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05-Iteration

Loops and Iteration

An Infinite Loop

n = 5
while n > 0 :
print 'Lather’
print 'Rinse'
print 'Dry off!'

n = 0
while n > 0 :
print 'Lather'
print 'Rinse'
print 'Dry off!'

Breaking Out of the Loop

• The break statement ends the current loop and jumps to the statement immediately following the loop
• It is like a loop test that can happen anywhere in the body of the loop

while True:
line = raw_input('> ')
if line == 'done' :
break
print line
print 'Done!'

Continue

The continue statement ends the current iteration and jumps to
the top of the loop and starts the next iteration

while True:
line = raw_input('> ')
if line == '#' :
continue
if line == 'done' :
break
print line
print 'Done!'

Indefinite Loops

• While loops are called “indefinite loops” because they keep going until a logical condition becomes False
• The loops we have seen so far are pretty easy to examine to see if they will terminate or if they will be “infinite loops”
• Sometimes it is a little harder to be sure if a loop will terminate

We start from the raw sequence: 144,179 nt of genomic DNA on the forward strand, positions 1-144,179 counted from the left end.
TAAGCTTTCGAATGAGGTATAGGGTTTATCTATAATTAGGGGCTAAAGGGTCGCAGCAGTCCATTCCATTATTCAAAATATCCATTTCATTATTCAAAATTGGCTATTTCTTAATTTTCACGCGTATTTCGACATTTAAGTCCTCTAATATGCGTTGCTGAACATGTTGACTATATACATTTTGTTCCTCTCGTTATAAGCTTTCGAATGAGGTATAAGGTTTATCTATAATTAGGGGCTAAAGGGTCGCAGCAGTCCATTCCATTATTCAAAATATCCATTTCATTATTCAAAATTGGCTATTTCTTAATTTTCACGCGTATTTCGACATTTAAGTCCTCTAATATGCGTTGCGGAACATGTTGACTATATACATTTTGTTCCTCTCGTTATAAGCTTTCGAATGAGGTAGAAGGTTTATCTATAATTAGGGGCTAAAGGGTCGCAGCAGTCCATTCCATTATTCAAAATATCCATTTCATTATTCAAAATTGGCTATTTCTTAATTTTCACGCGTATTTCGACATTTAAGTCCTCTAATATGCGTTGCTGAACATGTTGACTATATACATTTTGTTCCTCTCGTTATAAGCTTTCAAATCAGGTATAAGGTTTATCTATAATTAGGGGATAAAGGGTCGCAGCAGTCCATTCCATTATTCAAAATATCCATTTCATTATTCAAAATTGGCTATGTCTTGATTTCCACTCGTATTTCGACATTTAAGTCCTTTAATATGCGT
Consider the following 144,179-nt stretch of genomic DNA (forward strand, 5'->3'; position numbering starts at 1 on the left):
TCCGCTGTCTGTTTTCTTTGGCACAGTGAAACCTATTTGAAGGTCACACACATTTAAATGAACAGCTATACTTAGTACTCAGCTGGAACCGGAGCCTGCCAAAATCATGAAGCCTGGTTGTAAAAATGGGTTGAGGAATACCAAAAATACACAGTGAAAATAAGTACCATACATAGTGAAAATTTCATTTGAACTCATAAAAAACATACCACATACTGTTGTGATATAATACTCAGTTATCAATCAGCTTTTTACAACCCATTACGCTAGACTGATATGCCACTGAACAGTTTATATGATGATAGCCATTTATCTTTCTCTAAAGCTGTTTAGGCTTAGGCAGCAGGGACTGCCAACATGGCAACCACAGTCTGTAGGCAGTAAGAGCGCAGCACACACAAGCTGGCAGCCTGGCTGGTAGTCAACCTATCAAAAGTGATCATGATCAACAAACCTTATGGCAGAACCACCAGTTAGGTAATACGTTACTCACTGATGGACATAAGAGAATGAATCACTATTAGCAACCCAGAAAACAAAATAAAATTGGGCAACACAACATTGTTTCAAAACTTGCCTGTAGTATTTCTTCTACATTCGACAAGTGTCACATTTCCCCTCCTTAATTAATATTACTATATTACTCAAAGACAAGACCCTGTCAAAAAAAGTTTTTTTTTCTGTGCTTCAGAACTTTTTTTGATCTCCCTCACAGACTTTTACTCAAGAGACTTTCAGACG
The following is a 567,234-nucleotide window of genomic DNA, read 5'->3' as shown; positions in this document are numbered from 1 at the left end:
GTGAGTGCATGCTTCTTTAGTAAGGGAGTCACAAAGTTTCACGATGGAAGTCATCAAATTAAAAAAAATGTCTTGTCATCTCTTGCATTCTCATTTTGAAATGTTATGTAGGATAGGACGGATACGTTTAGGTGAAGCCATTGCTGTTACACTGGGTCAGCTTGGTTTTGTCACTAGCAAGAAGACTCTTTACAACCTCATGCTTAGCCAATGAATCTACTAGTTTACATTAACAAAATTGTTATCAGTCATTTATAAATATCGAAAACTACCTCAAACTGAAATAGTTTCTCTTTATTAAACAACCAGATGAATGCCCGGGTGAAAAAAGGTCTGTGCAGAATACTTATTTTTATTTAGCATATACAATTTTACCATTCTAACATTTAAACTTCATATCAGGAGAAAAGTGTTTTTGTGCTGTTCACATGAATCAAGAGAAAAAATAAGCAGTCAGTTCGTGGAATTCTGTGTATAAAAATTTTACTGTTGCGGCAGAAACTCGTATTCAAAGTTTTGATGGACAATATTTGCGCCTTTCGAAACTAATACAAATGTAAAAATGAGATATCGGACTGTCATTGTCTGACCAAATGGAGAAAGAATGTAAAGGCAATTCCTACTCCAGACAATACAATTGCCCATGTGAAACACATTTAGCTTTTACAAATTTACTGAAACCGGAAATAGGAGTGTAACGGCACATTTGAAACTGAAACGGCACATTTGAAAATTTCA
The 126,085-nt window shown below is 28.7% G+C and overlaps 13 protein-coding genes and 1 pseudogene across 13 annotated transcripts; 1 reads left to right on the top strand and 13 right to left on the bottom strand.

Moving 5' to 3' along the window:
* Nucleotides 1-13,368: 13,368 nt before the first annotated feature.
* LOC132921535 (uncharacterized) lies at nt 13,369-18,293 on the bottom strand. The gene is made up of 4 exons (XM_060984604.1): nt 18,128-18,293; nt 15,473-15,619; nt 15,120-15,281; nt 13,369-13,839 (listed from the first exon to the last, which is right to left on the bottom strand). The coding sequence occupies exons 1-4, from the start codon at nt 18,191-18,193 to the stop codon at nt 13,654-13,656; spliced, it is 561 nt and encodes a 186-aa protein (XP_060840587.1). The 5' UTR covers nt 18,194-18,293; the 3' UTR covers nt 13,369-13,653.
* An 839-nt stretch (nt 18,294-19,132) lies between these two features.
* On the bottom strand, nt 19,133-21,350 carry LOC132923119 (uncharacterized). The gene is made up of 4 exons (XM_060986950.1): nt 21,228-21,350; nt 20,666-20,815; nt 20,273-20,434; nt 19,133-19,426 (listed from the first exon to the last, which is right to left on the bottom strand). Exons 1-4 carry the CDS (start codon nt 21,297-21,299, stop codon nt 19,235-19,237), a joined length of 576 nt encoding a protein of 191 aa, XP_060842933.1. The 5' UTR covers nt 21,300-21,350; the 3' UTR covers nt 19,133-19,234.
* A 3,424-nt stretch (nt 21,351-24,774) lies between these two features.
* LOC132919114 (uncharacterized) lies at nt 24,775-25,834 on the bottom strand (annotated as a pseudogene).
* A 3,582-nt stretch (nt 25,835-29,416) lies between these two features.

Definite Loops

• Quite often we have a list of items of the lines in a file - effectively a finite set of things
• We can write a loop to run the loop once for each of the items in a set using the Python for construct
• These loops are called “definite loops” because they execute an exact number of times
• We say that “definite loops iterate through the members of a set”

for i in [5, 4, 3, 2, 1] :
print i
print 'Blastoff!'

The "is" and is not " Operator

• Python has an is operator that can be used in logical expressions
• Implies “is the same as”
• Similar to, but stronger than ==
• is not also is a logical operator

smallest = None
print 'Before'
for value in [3, 41, 12, 9, 74, 15] :
if smallest is None :
smallest = value
elif value < smallest :
smallest = value
print smallest, value
print 'After', smallest